Missouri tornado leaves trail of destruction and at least five people dead

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A tornado that swept through south-eastern Missouri before dawn on Wednesday killed at least five people and injured an unknown number of others, authorities said.

Sgt Clark Parrott, of the Missouri State Highway Patrol, said the death toll from the early-morning storm might rise as crews sift through the rubble of damaged and destroyed homes in Bollinger County, about 50 miles south of St Louis.

In addition to the deaths, an unknown number of people were injured by the storm, which is part of a larger system that could spawn further twisters and hail as it moves through the Midwest and South on Wednesday.

Severe Weather
A drone surveys the damage from a tornado that hit south-east Missouri (Missouri State Highway Patrol via AP)

“The damage is pretty widespread. It’s just heart-breaking to see it,” Sgt Parrott said.

The patrol posted an overhead photo of the damage that showed uprooted trees and damaged and destroyed homes. Drone footage showed that some had been turned into piles of debris and splinters.

One area that appeared to be hit especially hard was a narrow stretch between a road and a stream where emergency crews could be seen peering into the wreckage with flashlights.

Sgt Parrott said that crews had to use chainsaws to cut back trees and brush to reach some of the homes.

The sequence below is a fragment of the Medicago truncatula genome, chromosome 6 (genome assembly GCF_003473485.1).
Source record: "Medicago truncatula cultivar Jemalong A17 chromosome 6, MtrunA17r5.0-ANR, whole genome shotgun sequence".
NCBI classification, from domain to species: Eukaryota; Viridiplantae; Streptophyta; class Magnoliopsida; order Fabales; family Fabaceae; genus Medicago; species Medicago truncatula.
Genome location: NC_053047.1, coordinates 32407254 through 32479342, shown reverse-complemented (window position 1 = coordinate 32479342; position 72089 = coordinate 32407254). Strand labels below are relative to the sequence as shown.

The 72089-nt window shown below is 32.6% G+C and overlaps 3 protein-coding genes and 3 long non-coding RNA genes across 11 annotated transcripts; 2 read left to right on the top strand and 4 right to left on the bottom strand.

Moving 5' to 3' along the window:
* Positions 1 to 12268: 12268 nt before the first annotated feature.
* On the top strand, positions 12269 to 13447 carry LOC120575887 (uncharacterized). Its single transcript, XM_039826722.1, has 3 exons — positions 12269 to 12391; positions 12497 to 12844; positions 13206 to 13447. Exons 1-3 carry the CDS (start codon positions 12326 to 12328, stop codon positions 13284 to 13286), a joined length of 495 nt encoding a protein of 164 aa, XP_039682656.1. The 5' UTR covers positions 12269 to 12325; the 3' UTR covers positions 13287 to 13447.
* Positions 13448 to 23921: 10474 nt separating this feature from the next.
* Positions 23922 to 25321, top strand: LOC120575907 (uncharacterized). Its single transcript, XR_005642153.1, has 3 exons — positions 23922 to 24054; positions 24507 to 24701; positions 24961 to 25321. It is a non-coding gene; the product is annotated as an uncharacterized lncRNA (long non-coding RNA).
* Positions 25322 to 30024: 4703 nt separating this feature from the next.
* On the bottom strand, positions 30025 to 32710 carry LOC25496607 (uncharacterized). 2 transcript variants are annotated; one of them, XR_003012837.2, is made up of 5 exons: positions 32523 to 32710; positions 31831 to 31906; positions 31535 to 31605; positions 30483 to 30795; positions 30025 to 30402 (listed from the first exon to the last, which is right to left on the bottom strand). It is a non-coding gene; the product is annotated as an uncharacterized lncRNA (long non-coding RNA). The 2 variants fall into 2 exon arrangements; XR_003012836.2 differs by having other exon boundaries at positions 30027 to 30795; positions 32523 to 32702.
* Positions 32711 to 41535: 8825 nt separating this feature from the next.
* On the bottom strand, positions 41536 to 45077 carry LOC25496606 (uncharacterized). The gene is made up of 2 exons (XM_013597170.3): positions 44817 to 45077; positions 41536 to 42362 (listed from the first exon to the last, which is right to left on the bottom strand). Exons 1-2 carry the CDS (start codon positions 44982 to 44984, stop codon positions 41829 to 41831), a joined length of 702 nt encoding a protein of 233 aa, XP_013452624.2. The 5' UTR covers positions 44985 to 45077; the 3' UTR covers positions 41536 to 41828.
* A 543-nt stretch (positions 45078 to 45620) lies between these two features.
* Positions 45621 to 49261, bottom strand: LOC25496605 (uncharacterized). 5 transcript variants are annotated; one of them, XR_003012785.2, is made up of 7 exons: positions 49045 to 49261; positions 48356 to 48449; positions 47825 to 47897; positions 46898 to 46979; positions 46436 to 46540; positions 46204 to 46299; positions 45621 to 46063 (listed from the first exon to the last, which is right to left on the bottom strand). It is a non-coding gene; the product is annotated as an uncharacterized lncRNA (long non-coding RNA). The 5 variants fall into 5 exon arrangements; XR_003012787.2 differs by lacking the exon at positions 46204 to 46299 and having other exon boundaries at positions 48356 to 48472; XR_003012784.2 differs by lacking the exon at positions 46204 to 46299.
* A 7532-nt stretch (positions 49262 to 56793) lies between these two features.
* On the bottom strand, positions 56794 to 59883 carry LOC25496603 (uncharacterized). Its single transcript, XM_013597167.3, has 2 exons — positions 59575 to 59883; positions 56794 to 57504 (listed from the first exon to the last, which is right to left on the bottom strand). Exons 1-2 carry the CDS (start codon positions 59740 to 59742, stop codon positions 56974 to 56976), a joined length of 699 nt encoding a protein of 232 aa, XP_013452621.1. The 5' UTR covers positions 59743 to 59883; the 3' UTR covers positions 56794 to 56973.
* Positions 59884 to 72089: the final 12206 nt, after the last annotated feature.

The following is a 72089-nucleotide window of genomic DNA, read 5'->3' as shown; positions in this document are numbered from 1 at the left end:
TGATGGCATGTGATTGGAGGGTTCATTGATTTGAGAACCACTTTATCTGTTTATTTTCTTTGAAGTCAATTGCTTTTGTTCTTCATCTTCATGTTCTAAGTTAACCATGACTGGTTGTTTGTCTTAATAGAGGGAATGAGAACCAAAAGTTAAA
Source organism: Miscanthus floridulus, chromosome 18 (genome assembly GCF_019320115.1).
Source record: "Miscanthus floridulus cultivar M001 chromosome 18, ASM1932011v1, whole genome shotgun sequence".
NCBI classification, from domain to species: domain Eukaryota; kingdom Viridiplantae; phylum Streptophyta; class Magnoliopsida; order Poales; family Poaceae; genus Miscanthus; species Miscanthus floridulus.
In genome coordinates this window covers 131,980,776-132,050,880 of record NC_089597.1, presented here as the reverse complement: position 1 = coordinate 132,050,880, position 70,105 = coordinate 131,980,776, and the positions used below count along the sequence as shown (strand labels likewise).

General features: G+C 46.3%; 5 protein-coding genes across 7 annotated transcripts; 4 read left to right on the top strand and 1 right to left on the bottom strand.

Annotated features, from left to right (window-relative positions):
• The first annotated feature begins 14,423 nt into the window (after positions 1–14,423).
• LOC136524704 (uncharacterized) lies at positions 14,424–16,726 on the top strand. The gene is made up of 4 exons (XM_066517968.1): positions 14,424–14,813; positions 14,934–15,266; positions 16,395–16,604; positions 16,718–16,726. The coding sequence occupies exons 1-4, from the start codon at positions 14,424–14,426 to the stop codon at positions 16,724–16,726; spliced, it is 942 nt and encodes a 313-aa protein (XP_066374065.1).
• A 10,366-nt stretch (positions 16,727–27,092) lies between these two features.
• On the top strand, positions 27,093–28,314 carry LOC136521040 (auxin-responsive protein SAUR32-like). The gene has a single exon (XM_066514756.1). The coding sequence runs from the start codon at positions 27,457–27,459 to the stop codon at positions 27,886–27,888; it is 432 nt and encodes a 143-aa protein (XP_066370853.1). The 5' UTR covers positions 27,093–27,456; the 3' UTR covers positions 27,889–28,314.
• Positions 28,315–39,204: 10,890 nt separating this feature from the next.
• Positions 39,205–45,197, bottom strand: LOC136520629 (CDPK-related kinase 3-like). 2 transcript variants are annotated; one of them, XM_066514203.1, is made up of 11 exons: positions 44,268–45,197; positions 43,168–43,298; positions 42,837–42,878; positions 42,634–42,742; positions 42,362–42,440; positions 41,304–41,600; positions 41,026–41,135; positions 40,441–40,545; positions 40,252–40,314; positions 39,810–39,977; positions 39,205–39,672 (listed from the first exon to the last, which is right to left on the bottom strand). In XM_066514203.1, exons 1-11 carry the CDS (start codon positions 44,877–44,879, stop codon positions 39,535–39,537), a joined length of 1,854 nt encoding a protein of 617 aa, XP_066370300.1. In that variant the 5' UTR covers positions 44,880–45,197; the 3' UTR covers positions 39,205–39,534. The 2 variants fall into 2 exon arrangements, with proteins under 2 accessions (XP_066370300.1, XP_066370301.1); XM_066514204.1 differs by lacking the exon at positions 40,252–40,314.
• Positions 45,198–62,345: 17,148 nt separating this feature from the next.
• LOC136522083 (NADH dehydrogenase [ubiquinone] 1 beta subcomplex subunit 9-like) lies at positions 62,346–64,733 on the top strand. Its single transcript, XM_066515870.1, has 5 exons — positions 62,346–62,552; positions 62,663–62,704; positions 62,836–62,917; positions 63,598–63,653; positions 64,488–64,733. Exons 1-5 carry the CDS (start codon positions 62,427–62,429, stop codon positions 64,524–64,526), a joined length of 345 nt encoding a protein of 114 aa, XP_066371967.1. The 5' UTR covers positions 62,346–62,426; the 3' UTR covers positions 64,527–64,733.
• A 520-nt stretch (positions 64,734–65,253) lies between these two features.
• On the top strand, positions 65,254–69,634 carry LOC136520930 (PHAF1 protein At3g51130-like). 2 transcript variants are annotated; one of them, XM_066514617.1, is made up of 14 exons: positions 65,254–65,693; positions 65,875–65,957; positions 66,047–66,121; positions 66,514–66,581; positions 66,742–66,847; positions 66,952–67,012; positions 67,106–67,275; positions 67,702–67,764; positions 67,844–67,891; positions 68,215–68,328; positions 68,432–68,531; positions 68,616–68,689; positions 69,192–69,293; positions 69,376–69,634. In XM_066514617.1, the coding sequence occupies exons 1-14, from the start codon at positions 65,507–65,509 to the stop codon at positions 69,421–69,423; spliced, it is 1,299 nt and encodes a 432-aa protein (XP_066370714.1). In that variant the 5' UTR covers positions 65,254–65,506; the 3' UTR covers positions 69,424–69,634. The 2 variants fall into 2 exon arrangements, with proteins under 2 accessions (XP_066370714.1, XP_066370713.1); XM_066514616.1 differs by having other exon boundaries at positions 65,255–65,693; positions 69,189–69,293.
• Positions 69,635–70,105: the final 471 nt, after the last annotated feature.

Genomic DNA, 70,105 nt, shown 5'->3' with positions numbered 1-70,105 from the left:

“It’s going to be a slow process but for now it’s an active search and rescue,” Sgt Parrott said.

Justin Gibbs, a National Weather Service meteorologist in Paducah, Kentucky, said the tornado remained on the ground for roughly 15 minutes, traveling an estimated 15-20 miles.

A tornado touches down in Pleasantville (Courtesy of Deanna Sutter Rood via AP)

He noted that tornadoes are especially dangerous when they touch down late at night or early in the morning, as this one did.

“It’s definitely a nightmare from a warning standpoint,” Mr Gibbs said. “It’s bad anytime, but it’s especially bad at 3:30 in the morning.”

Larry Welker, Bollinger County’s public administrator, said the twister travelled along route 34 into Glen Allen, a village of slightly more than 100 people, and that he has not been able to inspect the damage first-hand because law enforcement were restricting access to the area.

“I’m getting reports that it was pretty bad,” he said. He described it as a rural area, where residents mostly farmed, cut timber or worked construction jobs.

“There was several trailers there, and I understand that there is still people missing,” Mr Welker said.

Governor Mike Parson said he would join emergency personnel on the ground to assess damage and determine what resources are needed.

The storms moving through the Midwest and South on Wednesday threaten some areas still reeling from a deadly bout of bad weather last weekend.

The Storm Prediction Centre said up to 40 million people in an area that includes major cities including Chicago, Indianapolis, Detroit and Memphis, Tennessee, were at risk from the storms later Wednesday.

As of late morning, the greatest threat appeared to be to an area stretching from lower Michigan into Tennessee and Kentucky.

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